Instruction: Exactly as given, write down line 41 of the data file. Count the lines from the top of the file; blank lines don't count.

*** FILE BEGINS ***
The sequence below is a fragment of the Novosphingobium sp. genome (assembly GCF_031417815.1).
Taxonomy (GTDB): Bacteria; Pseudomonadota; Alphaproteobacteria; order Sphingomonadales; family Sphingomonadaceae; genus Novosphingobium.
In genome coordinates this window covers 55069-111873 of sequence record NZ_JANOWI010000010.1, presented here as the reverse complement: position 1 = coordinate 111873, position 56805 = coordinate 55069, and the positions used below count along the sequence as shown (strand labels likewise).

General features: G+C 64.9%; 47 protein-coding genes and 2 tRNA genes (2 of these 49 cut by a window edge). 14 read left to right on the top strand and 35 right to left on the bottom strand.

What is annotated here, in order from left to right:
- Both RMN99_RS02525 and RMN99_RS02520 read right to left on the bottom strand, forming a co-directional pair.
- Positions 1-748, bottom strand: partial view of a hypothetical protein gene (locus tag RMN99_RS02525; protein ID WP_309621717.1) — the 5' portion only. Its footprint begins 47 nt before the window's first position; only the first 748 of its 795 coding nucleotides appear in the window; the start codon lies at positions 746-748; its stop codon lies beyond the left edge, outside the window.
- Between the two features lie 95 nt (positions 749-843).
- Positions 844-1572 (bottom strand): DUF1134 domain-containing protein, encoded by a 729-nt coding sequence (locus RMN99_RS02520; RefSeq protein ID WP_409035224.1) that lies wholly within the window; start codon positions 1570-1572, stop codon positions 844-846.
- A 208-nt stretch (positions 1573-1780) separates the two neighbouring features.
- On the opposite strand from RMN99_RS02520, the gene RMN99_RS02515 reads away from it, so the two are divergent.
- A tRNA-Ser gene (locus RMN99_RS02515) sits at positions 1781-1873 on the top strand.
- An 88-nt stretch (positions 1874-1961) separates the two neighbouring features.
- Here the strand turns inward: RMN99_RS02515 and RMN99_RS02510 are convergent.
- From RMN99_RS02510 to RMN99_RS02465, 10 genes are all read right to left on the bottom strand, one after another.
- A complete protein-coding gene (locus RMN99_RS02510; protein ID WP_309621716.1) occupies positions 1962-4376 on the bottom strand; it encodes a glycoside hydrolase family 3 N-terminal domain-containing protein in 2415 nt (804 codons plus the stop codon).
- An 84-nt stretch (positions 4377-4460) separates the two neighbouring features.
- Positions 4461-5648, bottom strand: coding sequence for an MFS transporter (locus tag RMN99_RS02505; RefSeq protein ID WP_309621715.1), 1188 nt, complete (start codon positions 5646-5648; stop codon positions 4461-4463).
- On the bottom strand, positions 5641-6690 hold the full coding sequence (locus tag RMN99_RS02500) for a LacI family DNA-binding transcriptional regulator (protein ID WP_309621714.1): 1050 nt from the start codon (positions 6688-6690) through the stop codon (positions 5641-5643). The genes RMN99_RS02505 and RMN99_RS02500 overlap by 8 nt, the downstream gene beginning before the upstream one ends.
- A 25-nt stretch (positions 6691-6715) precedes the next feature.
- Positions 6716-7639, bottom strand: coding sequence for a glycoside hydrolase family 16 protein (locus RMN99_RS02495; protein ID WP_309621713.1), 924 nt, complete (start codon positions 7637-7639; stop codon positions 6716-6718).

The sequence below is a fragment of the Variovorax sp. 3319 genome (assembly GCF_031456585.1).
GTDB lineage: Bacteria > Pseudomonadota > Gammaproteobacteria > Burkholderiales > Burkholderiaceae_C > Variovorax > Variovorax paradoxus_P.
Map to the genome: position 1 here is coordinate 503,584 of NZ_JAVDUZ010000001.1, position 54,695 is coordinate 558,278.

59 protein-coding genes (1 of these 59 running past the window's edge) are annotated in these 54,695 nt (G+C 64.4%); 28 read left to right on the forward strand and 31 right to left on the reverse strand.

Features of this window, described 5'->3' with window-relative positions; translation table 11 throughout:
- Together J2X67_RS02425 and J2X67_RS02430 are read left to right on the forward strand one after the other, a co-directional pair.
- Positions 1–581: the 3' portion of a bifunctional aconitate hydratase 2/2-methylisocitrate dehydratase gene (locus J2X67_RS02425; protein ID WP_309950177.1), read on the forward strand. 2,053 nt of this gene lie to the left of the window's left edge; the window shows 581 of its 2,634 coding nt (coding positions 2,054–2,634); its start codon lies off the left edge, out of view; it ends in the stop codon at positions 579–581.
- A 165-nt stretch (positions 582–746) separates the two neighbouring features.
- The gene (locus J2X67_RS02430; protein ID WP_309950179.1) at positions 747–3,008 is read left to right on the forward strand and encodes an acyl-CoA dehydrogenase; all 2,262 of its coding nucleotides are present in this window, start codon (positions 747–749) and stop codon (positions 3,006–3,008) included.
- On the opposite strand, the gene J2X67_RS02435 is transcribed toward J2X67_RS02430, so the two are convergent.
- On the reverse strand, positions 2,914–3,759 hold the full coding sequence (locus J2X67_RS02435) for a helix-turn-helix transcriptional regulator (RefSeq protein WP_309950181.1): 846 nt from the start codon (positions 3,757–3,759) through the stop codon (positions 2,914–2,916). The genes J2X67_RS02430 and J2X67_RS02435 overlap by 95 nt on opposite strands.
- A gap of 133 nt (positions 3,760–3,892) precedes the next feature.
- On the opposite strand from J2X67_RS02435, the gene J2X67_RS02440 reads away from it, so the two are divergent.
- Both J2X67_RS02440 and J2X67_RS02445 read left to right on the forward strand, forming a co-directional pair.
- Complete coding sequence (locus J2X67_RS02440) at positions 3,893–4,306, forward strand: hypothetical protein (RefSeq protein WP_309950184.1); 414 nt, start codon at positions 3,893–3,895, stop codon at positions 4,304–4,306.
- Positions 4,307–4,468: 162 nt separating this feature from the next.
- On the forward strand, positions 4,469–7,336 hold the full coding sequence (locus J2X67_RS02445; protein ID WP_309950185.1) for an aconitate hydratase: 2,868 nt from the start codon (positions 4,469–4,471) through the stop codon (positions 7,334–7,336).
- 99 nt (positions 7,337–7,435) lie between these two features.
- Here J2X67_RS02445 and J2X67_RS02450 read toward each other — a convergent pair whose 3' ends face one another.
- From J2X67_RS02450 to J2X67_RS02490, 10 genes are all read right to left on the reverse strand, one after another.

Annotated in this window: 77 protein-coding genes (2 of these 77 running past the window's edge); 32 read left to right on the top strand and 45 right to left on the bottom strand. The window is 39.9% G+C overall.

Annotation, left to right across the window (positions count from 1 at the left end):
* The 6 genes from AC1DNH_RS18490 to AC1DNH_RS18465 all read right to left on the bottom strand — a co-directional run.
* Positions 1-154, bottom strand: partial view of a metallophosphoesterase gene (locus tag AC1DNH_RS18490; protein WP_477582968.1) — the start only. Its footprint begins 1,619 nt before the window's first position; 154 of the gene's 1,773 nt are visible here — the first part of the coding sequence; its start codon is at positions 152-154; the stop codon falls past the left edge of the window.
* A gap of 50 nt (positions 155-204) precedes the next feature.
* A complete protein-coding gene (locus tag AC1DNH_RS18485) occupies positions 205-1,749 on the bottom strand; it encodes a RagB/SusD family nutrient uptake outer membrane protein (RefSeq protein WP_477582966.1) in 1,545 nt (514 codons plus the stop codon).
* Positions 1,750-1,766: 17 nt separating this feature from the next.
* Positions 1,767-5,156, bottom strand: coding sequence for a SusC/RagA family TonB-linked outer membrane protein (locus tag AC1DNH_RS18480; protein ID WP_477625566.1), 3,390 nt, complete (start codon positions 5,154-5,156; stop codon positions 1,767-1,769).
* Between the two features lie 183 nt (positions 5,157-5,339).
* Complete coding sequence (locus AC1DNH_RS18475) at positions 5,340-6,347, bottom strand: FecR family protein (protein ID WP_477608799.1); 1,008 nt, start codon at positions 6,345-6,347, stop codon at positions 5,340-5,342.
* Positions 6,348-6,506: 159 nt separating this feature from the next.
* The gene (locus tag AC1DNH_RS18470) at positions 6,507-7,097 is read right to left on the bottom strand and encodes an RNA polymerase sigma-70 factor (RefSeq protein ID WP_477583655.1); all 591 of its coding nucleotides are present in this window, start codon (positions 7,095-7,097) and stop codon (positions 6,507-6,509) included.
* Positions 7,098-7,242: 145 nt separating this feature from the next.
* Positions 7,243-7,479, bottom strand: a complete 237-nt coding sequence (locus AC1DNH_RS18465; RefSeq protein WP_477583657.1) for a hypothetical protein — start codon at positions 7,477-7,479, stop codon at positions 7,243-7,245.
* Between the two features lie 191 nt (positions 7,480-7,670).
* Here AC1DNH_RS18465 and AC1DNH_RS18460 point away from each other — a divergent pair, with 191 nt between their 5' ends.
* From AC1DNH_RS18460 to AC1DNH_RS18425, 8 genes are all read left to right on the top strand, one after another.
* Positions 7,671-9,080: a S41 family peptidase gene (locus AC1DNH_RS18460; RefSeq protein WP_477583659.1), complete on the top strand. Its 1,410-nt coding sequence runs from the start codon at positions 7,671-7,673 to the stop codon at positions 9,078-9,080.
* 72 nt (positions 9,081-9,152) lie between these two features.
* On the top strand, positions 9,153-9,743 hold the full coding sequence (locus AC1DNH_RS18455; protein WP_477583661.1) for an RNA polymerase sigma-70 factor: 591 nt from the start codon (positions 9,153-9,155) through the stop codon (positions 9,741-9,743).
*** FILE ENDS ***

- From J2X67_RS02450 to J2X67_RS02490, 10 genes are all read right to left on the reverse strand, one after another.